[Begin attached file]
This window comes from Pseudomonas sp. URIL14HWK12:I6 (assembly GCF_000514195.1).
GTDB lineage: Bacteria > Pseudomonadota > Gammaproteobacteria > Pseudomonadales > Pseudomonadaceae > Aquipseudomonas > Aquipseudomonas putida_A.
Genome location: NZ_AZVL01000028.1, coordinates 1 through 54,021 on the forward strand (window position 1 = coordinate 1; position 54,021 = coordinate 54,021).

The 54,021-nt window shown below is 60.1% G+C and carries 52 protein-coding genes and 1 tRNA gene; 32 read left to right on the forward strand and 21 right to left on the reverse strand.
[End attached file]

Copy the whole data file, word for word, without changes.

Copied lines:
This window comes from Pseudomonas sp. URIL14HWK12:I6 (assembly GCF_000514195.1).
GTDB lineage: Bacteria > Pseudomonadota > Gammaproteobacteria > Pseudomonadales > Pseudomonadaceae > Aquipseudomonas > Aquipseudomonas putida_A.
Genome location: NZ_AZVL01000028.1, coordinates 1 through 54,021 on the forward strand (window position 1 = coordinate 1; position 54,021 = coordinate 54,021).

The 54,021-nt window shown below is 60.1% G+C and carries 52 protein-coding genes and 1 tRNA gene; 32 read left to right on the forward strand and 21 right to left on the reverse strand.